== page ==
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Closing Argument

Mental Health Care is Broken. Is Police Hospitalizing More People the Answer?

In New York City and other areas across the country some leaders are pushing to forcefully commit more people.

Three standing police officers surround a sitting passenger in a subway car. The passenger sits hunched over, with their hand on their head.
A New York City police officer wakes a sleeping passenger in a subway car, in 2020.

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In late November, New York City Mayor Eric Adams announced a controversial policy that will lead to hospitalizing more people with mental illness against their will. Adams called it a “moral obligation” to ensure treatment for vulnerable New Yorkers, many of whom are unhoused and without psychiatric care. Critics said the move gives police too much power to detain people, and is merely a way to sweep those who are homeless from city streets.

Adams’ plan seems to lower the bar for what warrants a psychiatric hold, including anyone with a mental illness who can’t take care of their basic needs — even if they’re not an active threat to themselves or others. Adams, a former police captain, says state law allows this interpretation. But attorneys for a coalition of civic groups have filed a motion to stop the policy, claiming it violates the state’s mental health law and the Americans with Disabilities Act. The motion is part of an ongoing class-action suit over the city’s use of police officers to respond to mental health crises.

Across the country, communities are debating how to fix a broken mental health care system, and what role involuntary treatment should play. Wrapped up in this debate are mounting political fights over public safety and housing, with many politicians and news outlets equating homelessness with mental illness, and both with violence and crime. Research shows most people with mental illness are not violent, and that they are far more likely to be victims of crime than the general population.

Some groups are pushing to expand the use of involuntary psychiatric care, saying it can save lives, especially for those whose illness makes them unable to accept treatment. This week, The New York Times profiled one leader of this movement, psychiatrist E. Fuller Torrey of the Treatment Advocacy Center.

But disability rights groups say involuntary treatment tramples the civil liberties of people with serious mental illness. Even a brief psychiatric hold can be traumatizing, advocates say, and deter someone from voluntarily seeking help in the future. Instead, robust community mental health resources can prevent someone from ending up in crisis.

Other communities are considering tactics similar to Adams’. In California, Gov. Gavin Newsom signed a law this fall to order more people with schizophrenia and other disorders into treatment, or face conservatorship — when someone loses their independence and is appointed a guardian to handle their affairs. Newsom called the law a “new hope for thousands of Californians.” The state disability rights group said it would “unravel decades of progress for people with disabilities.”

The same day Adams announced his plan, Portland, Oregon Mayor Ted Wheeler told business leaders “he supported the re-evaluation of current rules for involuntarily committing people with severe mental illness,” according to the Oregonian.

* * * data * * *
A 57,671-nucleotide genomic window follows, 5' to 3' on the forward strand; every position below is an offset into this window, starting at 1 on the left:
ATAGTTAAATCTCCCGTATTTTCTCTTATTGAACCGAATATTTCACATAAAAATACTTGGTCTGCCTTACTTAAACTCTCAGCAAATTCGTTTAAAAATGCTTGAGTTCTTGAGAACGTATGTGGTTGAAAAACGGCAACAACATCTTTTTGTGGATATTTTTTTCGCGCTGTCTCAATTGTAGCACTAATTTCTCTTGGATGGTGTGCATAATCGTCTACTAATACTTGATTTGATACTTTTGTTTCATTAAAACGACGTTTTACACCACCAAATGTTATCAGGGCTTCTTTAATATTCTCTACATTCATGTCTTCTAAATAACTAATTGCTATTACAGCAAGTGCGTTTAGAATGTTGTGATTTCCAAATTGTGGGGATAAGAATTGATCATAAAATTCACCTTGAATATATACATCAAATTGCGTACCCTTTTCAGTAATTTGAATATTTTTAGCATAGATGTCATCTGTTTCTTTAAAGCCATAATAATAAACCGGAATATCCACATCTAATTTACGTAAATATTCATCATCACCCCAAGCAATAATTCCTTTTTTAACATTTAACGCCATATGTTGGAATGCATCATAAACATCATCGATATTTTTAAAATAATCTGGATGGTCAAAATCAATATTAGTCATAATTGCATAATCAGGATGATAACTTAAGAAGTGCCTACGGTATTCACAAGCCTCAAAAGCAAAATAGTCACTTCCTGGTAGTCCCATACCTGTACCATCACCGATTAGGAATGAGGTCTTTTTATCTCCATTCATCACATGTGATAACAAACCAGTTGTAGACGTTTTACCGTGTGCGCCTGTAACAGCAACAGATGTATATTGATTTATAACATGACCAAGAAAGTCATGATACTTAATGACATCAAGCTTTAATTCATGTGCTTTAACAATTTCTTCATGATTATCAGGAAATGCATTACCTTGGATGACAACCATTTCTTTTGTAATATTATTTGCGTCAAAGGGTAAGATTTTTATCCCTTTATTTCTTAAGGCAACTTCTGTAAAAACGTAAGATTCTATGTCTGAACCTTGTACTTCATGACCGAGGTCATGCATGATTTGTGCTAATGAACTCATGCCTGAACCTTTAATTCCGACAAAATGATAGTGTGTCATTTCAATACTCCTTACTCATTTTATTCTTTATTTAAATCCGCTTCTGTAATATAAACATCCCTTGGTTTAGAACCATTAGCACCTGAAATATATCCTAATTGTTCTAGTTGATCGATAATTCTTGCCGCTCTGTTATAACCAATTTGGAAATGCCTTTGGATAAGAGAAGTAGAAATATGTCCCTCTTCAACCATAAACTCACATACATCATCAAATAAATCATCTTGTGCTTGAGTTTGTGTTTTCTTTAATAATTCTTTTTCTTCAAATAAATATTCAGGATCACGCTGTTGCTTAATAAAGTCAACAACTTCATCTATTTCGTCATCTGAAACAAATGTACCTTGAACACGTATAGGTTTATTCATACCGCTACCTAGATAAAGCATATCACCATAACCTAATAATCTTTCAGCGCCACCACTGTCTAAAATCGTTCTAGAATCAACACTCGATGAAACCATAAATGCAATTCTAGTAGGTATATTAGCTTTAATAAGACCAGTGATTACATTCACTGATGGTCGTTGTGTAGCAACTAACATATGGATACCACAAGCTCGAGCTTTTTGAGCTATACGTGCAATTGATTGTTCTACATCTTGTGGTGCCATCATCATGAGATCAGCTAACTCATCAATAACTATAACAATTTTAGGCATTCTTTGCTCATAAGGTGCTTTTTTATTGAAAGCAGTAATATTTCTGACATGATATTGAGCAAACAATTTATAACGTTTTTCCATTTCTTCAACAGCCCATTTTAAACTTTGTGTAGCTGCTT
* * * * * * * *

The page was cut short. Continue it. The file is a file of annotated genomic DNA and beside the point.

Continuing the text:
There are looming problems for proposals like these. One is the severe, nationwide shortage of psychiatric hospital beds. Adams noted that New York Gov. Kathy Hochul was creating 50 more psychiatric beds but, he added, “We need beds. There’s no getting around that.” Critics say 50 more beds aren’t enough for the current need.

New York City’s community mental health providers, who offer care after someone is discharged from the hospital, are also stretched thin. Adams said that patients shouldn’t be released unless they have follow-up services. But Crain’s New York found that as of mid-November, over 1,000 New Yorkers are on a waitlist for mental health programs. Hospital systems elsewhere have come under fire for “boarding” psych patients in emergency rooms when there is no long term care provider to take them.

Under Adams’ plan, it will often be police deciding who to bring in for a psychiatric evaluation. Those encounters between officers and people in crisis can easily escalate, and end in use of force, criminal charges, or even death. An investigation earlier this year by the Washington Post found at least 178 cases nationwide between 2019 and 2021 when “wellness checks” or mental health calls ended in a deadly shooting by police.

Data suggests these policies are likely to disproportionately impact Black and brown people. Black New Yorkers make up 44% of the people currently receiving court-mandated treatment under one state law, though they’re less than a quarter of the city’s population. And in California’s Alameda County, which includes Oakland, Black residents made up over a third of involuntary psych holds, but roughly 10% of the county population.

The battle over Adams’ policy is ongoing. As one New York paramedic put it, “Our ambulances are simply the entrance to a broken pipeline … We must heavily invest in social services, housing and mental health care if we want to avoid this ongoing tragedy.”

Christie Thompson Twitter Email is a staff writer reporting on mental health, solitary confinement, and prison conditions. Her investigative series with NPR examining violence in double-celled “solitary confinement” won a George Polk Award for Justice Reporting and was a finalist for an IRE Award and the John Bartlow Martin Award.